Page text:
Is Dijon Mustard Spicy? – A Comparison With Other Mustards

is dijon mustard spicy

How spicy is Dijon mustard? What mustards are milder or spicier than this traditional mustard of France? Exactly, that’s what you are going to see in this article.

Some love to enjoy spicy foods but many others hate them. For most people, the choice of a mustard type has a lot to do with its level of spiciness.

Carving for spicy foods is an irresistible compulsion for some. Studies suggest that eating spicy food induces the pituitary gland and hypothalamus specifically to release endorphins, a biological chemical that elevates moods and feelings of pleasure.

Mustards are one of the oldest known condiments, dating back to early Roman culinary habits. Today, there are several types of mustards, among them, Dijon and yellow mustards are widely popular.

Making Dijon Mustard

It’s fairly simple to make Dijon-style mustard. It involves the simple process of grinding up brown or black mustard seeds and pureeing along with white wine/ a mix of wine vinegar, and salt. Usually, it’s best to soak the mustard seeds in wine or vinegar for a minimum of four hours up to 4 days maximum. Also, refrigerate the finished mustard for 24 hours before serving.

Note, you’ll find many variations of Dijon mustards with additional or optional ingredients like egg yolks, sugar, garlic, modified food starch, or onions. The spiciness of Dijon will depend on the ingredients used in it.

Some prefer to make a milder version of Dijon-style mustard with a mix of brown and yellow mustard seeds. Brown or black mustard seeds are spicy and hotter than white or yellow mustard seeds.

Is Dijon Mustard Spicy?

Dijon mustard is moderately spicy with tangy, sharp, and strong flavors. The authentic version of this mustard made with verjuice used to be tangier than ones made with white wine or white wine vinegar.

However, the commercially sold mustard from brands like Grey Poupon or Maille uses ingredients with a low acidity level and allows the potency of the mustard seeds to overwhelm other ingredients.

The spiciness of Dijon mustard varies according to the ingredients and type of mustard seeds used. The brown mustard seeds locally sourced from the Burgundy region of east-central France have a distinctive flavor with a good bit of spiciness. Brown mustard seeds possess a sharp heat flavor that rates as a 2 or 3 on a heat scale from 1 to 10.

Mustards made with strong vinegar through an acidic reaction reduce the intense heat of mustard seeds. Authentic Dijon mustard, invented by a mustard maker from Dijon by the name of Jean Naigeon, used verjuice, a less acidic liquid, which gave Dijon mustard a robust profile, intensified heat, and more pungent flavor.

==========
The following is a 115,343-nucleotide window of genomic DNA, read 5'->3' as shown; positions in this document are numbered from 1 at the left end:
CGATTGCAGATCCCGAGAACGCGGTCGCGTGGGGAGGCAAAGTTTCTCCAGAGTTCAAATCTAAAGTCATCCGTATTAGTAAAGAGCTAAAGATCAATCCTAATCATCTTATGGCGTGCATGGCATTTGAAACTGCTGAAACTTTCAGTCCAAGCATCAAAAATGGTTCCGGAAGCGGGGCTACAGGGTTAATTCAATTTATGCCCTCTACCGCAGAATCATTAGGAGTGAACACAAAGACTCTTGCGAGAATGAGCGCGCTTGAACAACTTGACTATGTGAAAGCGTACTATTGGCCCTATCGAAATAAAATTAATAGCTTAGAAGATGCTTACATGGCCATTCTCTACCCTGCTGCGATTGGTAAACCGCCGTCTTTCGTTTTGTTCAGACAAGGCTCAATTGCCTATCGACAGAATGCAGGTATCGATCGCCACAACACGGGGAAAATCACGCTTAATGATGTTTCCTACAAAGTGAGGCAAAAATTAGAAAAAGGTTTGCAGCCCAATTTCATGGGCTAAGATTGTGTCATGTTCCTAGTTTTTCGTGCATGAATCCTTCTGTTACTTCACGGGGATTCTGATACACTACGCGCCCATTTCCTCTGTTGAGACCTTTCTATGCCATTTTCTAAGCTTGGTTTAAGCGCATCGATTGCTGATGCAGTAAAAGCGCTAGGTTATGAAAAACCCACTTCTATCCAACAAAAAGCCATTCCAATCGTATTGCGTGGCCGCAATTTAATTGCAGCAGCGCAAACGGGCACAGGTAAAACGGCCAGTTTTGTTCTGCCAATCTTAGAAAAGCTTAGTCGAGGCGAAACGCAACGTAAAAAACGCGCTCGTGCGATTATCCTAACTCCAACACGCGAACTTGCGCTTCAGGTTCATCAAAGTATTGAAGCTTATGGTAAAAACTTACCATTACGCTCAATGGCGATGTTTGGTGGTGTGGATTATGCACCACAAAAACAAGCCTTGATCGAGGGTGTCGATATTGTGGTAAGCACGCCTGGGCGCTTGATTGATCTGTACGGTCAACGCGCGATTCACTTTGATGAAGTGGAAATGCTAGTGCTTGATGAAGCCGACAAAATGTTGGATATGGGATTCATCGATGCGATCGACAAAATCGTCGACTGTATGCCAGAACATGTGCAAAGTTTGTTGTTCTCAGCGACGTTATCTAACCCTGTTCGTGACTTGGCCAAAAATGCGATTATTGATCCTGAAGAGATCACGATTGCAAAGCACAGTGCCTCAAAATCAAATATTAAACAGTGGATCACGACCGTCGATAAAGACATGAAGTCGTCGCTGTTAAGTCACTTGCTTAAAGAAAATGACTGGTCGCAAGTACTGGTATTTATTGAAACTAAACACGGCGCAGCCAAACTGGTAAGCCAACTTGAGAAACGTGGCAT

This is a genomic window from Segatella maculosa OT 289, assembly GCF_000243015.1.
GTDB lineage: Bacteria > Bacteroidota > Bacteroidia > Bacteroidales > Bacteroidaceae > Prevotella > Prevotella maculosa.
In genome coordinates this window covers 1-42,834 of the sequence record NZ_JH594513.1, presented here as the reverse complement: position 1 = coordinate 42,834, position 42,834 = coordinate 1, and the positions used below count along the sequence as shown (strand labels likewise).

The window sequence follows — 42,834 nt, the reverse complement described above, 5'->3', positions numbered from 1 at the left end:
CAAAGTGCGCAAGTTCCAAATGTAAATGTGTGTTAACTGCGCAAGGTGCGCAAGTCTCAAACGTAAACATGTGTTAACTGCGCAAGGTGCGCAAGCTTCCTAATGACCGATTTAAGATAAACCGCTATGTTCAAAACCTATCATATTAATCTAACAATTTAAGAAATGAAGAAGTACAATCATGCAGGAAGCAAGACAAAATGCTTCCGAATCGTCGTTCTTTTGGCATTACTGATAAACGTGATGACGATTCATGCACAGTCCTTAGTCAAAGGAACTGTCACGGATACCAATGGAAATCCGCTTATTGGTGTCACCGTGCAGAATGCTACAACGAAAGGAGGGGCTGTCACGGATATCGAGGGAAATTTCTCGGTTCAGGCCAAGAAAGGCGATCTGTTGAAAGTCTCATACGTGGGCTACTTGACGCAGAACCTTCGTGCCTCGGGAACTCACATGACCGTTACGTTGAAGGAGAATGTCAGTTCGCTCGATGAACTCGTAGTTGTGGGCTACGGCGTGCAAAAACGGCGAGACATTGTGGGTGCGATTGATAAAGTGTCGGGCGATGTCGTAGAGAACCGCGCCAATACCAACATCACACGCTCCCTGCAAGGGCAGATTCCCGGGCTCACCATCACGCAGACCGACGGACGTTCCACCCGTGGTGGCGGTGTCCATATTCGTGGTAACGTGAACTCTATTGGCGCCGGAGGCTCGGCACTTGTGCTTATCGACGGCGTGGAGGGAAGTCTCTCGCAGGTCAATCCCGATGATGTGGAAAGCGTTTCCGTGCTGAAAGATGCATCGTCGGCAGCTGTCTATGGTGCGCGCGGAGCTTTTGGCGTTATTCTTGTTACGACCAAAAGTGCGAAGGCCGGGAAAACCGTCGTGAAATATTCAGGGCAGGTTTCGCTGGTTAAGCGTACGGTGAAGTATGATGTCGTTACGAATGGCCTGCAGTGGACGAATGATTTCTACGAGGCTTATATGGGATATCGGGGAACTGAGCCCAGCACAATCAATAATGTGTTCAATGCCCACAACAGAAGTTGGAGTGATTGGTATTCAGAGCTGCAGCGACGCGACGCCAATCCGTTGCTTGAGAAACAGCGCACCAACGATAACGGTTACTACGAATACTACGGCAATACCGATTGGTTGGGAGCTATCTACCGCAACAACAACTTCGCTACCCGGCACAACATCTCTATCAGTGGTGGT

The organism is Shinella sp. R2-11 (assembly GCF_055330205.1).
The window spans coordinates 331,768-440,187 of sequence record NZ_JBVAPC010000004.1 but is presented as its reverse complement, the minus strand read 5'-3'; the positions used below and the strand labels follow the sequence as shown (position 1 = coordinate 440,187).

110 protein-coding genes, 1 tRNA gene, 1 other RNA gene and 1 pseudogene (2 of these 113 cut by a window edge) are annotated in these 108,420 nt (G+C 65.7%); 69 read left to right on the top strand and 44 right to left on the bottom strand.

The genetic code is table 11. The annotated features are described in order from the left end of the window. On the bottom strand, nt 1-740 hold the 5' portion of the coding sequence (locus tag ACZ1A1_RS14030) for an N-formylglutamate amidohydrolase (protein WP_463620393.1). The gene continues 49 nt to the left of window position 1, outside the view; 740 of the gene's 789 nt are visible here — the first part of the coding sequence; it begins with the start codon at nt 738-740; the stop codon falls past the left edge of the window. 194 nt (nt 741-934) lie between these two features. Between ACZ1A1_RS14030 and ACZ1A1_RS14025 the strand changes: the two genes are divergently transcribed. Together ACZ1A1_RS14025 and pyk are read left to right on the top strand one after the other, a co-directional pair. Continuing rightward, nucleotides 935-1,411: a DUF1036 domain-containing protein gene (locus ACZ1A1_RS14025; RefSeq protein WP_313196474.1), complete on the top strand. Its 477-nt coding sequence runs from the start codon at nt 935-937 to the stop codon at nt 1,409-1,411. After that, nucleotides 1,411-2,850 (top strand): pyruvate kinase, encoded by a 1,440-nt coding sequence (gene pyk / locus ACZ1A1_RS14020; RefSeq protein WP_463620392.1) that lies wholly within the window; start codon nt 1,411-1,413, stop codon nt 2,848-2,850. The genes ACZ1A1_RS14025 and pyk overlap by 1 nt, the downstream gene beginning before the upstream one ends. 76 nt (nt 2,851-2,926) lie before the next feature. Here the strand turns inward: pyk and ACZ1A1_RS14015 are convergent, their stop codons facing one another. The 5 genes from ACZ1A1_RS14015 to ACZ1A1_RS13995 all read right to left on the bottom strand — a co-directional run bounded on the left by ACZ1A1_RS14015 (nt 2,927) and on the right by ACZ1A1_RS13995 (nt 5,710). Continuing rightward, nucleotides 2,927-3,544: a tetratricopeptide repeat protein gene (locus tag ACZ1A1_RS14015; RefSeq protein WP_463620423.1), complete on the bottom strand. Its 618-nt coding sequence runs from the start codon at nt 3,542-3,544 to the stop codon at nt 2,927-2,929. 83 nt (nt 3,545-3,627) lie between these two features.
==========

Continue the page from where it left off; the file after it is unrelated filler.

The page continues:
Variations In Heat Levels of Dijon Mustard

The heat and pungency of mustard come from the enzymes that convert into mustard oil once the seed is broken. Crushed raw mustard seeds can produce a nasal-clearing burn. But the crushed mustard seeds when mixed with liquids like water, wine, vinegar, or verjuice the heat of these seeds stabilizes in varying degrees. Dijon mustard with white wine or white wine vinegar restricts the heat to a moderate level; turns out to be a flavorful condiment right enough to give a pleasant mustard flavor to burgers, hot dogs, sandwiches, or others.

Depending on the and quantity and number of additional ingredients like garlic, onion, or sugar used in the mustard can increase or decrease the heat level of the mustard. Similarly, when black mustard seeds are used instead of brown mustard seeds, it produces a slightly stronger flavor.  Some brands sell a milder version of Dijon which has a mixture of brown and yellow mustards as ingredients.

A point to be noted, bottling, acidic reactions, and refrigeration lead to gradual loss of the heat and pungency of mustard over time.

When you are buying Dijon mustard, always check the ingredients listed on the label thereby you can guess its pungency and heat levels.

RELATED: What is a good substitute for Dijon mustard?

Mustards Spicier Than Dijon

As the name suggests, spicy brown mustard is the hottest of the lot. It is made with brown mustard seeds soaked in very little vinegar than standard mustards.  A combination of less acid and hotter seeds makes it more pungent above the rest.

Whole grain mustard is made of mustard seeds that have been ground just enough to form a paste. It may or may not include an acidic ingredient like vinegar. The whole grain mustard made with black or brown mustard seeds is hotter than Dijon mustard.

Chinese hot mustard made with ground black or brown mustard seeds, water, and less vinegar render a mouth-scorching mustard potential. Especially, the homemade hot mustard can be way hotter than Dijon.

Beer or Spirit mustard, often used in American cooking, uses bear as the base liquid for mustard with a bit of vinegar. Having less acidity, beer mustard usually delivers heat more than Dijon.

Mustards Milder Than Dijon

On the mustard heat scale, yellow seeds are at the bottom. Yellow mustard made with yellow seeds is tangy and sweet with hardly any heat. Anyways, Dijon mustard and yellow mustard are two favorite mustards for most people.

Honey mustard, usually made by making a blend of honey and powdered mustard isn’t hot at all. It is mostly used for sweetening the sauces. Honey mustard retains some mustard complexity though most of its spicy edge is neutralized.

English mustard made with a mixture of yellow and brown mustard seeds and vinegar is comparatively milder than the French mustard. German mustard, almost similar to the English mustard also has a mild flavor with a bit of sweetness.

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